Call of Duty: Modern Warfare 2 came out recently, and the Nov. 16 release of the deeply connected Warzone 2.0 has brought more content and new players to the game. The game is performing extremely well sales-wise, even for Call of Duty, seeing $800 million dollars in sales just 3 days after its full launch on Oct. 28. So what can you expect if you decide to play the game for yourself?
Modern Warfare 2 is the sequel to the 2019 reboot of the Modern Warfare sub-series, and players of the 2009 Modern Warfare 2 will notice a few homages here and there, as well as a similar campaign.
The campaign follows the multiverse strategy for rebooted media, following the same or similar characters from the original with different story beats and details. I found the campaign to be enjoyable, though veterans of the franchise will be able to predict many of the plot points.
Many of the missions in the campaign required stealth, allowing you to try and complete the mission undetected. Others required an open assault on enemy positions, and still others were more cinematic with creative gameplay decisions.
The mission “Violence and Timing” is an excellent example of adjusting the Call of Duty mission formula. In it, you fly over an enemy convoy in a helicopter, eventually falling and hijacking enemy vehicles. Despite being a dreaded vehicle level, the action movie pacing made it far from the chore it could’ve been.
The multiplayer is arguably the most important part of any new Call of Duty release. The campaign is fun and extraneous modes like zombies and extinction have their fans, but the bread and butter of the game is its multiplayer.
Modern Warfare 2 features a variety of gamemodes, new and old. It also features a third-person mode, also found in Warzone. I personally preferred the first-person viewpoint, but some of the people I played with found the over-the-shoulder shot to be easier to handle. There are 11 maps in the multiplayer, most of which follow the standard 3-lane design, a center path with a right and left flank.
Some of these maps and indeed additions to multiplayer benefit a particularly controversial playstyle. A variety of hiding spots and the addition of weapon mounting seems to favor those who prefer to find a spot on the map and stay there, shooting from behind cover or concealment, and moving as little as possible. Colloquially referred to as campers, the fact that Infinity Ward, the game’s developer, seems to be taking steps to encourage this playstyle is a bold move indeed.
Infinity Ward’s tacit attempts to move towards a more realistic, tactical experience more similar to Rainbow Six: Siege than Call of Duty can be felt in the sequel to their wildly popular Battle Royale game, Warzone. Warzone 2.0 is a separate experience, with a new map and progression, though much of the gameplay remains the same.
Infinity Ward made some good choices with the original warzone, invigorating the stale Battle Royale genre with innovative additions like the Gulag and buy stations. Warzone 2.0 has remade the Gulag system into a 2v2 arena, with a jailer that the two teams could theoretically work together to take down, resulting in everyone getting a second chance at the fight. They’ve also added an interrogation system, allowing you to finagle the locations of downed opponents’ teammates.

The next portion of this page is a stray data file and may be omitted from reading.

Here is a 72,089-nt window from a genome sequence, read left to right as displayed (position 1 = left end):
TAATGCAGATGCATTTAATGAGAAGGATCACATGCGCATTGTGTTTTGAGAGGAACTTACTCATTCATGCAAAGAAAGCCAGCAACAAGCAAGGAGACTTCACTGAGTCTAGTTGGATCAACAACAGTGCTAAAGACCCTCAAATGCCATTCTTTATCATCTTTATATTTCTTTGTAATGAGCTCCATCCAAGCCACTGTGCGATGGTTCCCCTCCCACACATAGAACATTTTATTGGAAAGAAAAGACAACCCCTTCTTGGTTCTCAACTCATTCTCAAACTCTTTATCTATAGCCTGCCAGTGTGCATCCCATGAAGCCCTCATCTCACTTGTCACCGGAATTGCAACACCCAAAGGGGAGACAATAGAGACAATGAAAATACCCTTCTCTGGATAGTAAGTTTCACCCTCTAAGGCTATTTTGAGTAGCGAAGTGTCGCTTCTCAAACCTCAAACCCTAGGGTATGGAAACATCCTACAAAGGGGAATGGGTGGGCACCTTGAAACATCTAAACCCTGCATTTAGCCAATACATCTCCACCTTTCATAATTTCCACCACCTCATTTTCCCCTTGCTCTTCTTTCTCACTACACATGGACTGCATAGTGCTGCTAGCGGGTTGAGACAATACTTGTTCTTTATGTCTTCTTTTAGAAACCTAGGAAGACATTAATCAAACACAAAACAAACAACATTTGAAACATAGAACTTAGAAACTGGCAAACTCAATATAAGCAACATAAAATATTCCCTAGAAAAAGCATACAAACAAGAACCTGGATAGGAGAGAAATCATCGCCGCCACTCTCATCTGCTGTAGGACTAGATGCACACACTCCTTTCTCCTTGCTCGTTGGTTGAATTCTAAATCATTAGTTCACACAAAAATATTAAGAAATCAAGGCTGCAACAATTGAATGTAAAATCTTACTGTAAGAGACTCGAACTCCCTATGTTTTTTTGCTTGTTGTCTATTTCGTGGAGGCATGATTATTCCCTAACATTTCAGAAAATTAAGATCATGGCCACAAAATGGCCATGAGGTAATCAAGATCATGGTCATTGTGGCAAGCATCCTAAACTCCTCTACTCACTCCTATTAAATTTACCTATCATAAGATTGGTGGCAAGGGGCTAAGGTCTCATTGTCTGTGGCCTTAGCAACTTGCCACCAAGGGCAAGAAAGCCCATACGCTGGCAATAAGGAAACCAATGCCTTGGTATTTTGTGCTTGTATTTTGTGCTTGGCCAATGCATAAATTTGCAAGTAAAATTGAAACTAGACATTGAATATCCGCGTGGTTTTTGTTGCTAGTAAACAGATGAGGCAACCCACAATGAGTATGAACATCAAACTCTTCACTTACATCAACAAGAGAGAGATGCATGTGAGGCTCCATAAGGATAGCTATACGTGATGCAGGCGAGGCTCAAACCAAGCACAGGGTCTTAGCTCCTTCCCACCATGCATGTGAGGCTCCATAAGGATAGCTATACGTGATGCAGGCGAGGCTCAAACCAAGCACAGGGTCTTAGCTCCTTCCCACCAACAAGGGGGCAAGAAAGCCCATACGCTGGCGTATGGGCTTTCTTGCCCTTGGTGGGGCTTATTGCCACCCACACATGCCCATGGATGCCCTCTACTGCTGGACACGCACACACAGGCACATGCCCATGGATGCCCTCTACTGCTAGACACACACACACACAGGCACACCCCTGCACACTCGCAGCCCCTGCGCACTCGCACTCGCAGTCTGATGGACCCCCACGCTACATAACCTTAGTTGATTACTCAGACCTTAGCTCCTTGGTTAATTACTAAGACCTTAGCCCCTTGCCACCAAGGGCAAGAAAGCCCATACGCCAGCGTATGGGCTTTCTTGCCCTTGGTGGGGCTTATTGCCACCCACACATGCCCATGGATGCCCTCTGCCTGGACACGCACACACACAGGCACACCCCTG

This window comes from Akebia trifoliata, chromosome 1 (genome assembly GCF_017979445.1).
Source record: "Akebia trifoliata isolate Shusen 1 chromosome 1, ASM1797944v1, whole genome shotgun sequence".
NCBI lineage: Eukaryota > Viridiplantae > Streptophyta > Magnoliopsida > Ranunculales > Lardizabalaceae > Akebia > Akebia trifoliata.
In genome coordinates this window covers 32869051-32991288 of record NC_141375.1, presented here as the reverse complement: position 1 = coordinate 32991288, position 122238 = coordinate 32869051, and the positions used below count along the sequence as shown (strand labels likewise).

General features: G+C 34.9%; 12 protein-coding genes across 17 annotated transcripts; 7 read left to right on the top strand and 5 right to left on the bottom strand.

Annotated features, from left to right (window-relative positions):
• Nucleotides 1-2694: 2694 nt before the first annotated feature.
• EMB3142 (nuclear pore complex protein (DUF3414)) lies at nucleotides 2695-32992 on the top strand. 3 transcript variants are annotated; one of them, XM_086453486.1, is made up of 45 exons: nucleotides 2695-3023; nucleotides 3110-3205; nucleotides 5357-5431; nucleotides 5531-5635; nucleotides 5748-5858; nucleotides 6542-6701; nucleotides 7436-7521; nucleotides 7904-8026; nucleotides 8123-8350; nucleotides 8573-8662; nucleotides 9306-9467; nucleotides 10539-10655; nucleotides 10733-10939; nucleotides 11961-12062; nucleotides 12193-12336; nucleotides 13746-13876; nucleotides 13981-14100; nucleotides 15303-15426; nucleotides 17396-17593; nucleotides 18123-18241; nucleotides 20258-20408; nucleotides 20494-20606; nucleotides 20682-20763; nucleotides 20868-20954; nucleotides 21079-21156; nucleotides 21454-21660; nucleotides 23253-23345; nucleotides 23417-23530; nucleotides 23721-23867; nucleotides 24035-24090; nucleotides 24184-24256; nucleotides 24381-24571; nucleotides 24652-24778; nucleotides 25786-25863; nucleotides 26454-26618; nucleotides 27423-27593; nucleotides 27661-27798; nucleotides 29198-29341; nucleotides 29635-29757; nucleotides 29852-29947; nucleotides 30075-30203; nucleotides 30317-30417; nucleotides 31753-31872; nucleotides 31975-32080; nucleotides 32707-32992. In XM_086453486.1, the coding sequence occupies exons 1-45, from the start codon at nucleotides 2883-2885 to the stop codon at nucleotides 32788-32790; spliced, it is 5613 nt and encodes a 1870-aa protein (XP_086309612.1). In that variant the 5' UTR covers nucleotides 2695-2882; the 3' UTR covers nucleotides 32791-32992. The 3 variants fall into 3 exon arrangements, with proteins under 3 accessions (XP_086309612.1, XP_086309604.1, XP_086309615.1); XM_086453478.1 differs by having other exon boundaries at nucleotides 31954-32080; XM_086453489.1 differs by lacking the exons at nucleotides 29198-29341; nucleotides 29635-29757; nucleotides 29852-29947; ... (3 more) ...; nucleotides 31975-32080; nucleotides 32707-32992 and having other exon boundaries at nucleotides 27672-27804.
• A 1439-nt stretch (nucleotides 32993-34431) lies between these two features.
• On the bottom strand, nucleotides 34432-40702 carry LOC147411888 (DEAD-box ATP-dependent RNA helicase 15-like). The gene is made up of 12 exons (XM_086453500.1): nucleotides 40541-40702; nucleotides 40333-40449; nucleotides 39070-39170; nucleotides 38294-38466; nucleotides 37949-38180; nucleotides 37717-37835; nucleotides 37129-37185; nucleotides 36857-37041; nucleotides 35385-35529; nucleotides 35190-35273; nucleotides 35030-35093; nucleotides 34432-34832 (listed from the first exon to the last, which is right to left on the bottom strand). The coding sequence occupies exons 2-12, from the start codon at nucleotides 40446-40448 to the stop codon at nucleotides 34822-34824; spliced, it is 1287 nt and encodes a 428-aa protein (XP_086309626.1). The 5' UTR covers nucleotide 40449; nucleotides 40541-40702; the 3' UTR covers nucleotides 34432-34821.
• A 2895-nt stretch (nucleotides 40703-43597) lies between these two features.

Warzone 2’s looting system is a little more confusing and slow. Taking time to sort through a convoluted menu is rarely a good option when under fire, and certain issues make it impossible to pick up certain items off the ground without specific camera angles. It’s easier to pick up items with the contextual tap setting enabled, but issues with inventory management still remain.
Speaking of inventory management, Warzone DMZ is Infinity Ward’s attempt at an Escape from Tarkov-styled Call of Duty experience. I was apprehensive about this initially, but eventually found the gamemode to be a lot fun. It sticks a lot closer to the Call of Duty arcade-style formula than I expected, being essentially a more mission focused offshoot of Warzone with AI combatants and the Battle Royale element refused. So far I’ve found the inventory loss mechanic fairly forgiving, as you’re afforded insured slots of any weapon you like and most weapons are fairly easy to replace.
The game has its issues, but most of them are interesting relegated to the UI and Menus. For example, an ongoing bug makes it impossible to access the game’s social menu and invite friends, though this has a workaround by inviting them to a custom channel instead. Seeing as how Infinity Ward seems to be planning for a long life cycle, I’m optimistic that bugs like this will see hotfixes soon.
Overall, while Infinity Ward has tried to accommodate slower and more tactical gameplay, the game retains its arcade, run-and-gun feel. It’s still Call of Duty, Warzone 2.0 is still mostly Warzone and the game is a lot of fun. Despite bugs and the often antagonistic community, I have had a lot of fun with the game and I think fans of the franchise will do the same; especially, if Infinity Ward responds quickly to current complaints from the community.